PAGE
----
The retention of typically juvenile features in adult life.
“The key to his argument is the concept of ‘neoteny’ — the retention of juvenile features into adult life. It is a commonplace of human evolution that the transition from Australopithecus to Homo and from Homo habilis to Homo erectus and thence to Homo sapiens all involved prolonging and slowing the development of the body so that it still looked like a baby when it was already mature. The relatively large brain case and small jaw, the slender limbs, the hairless skin, the unrotated big toe, the thin bones, even the external female genatilia — we look like baby apes.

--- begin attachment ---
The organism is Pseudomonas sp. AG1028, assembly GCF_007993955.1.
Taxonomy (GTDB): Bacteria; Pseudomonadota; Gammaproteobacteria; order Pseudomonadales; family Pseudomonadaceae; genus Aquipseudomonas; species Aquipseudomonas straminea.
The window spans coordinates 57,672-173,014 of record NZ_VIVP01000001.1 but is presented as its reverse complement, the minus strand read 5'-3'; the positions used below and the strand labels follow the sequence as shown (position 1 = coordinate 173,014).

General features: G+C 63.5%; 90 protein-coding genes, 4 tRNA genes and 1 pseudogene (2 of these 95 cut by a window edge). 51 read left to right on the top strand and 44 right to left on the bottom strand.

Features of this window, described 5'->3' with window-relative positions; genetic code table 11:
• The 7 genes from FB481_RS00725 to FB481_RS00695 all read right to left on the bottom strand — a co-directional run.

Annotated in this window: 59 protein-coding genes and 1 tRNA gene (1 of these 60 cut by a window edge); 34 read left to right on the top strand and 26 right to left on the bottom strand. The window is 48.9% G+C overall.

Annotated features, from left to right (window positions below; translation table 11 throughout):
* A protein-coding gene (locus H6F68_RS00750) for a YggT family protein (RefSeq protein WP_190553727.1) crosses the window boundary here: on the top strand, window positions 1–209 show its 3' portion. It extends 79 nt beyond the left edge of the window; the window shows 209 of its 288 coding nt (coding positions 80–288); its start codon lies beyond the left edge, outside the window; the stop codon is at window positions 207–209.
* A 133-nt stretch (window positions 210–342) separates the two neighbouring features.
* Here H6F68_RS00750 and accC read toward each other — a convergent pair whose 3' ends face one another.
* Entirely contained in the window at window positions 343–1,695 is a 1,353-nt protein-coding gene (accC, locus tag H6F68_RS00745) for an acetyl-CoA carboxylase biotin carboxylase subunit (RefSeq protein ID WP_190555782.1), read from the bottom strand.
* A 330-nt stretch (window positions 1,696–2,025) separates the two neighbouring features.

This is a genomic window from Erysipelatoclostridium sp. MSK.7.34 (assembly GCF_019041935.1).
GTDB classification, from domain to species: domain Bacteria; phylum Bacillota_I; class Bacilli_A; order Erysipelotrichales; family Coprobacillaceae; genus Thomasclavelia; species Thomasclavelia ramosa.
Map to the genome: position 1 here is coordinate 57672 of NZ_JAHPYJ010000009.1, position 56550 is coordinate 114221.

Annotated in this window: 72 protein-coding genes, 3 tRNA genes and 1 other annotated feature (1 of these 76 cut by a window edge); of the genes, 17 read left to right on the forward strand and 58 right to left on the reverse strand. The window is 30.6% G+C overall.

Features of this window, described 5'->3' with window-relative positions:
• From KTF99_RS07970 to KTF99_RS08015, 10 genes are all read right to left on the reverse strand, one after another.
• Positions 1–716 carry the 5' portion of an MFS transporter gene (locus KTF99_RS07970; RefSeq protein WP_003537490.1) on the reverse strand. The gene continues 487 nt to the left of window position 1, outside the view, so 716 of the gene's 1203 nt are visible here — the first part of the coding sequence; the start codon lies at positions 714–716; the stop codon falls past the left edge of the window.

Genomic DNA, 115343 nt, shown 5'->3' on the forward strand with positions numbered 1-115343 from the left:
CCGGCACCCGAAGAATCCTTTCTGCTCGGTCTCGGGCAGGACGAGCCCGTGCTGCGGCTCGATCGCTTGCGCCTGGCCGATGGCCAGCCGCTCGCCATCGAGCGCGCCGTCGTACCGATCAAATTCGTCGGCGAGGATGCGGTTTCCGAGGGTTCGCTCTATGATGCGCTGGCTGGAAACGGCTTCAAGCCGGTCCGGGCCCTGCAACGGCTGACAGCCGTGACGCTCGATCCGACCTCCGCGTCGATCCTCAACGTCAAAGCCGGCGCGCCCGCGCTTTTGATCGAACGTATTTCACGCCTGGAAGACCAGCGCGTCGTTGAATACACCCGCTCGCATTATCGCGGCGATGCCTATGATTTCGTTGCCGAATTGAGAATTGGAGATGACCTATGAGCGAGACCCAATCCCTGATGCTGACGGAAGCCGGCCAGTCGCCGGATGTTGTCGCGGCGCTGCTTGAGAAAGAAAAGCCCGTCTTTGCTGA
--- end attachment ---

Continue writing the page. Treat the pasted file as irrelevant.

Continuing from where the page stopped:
The skull of a baby chimpanzee looks much more like the adult skull of an adult being than either the skull of an adult chimpanzee or the skull of a baby human being. Turning an ape-man into a man was simple matter of changing the genes that affect the rate of development of adult characters, so that by the time we stop growing and start breeding, we still look rather like a baby. ‘Man is born and remains more immature and for a longer period than any other animal,’ wrote Ashley Montagu in 1961.”(327, Red Queen)
“The combination of a slow change and long period of youthfulness means that as adults they have astonishingly large brains for an ape. Indeed, the mechanism by which ape-men turned into men was clearly a genetic switch that simply slowed the developmental clock. “(328, Red Queen)
The Red Queen by Matt Ridley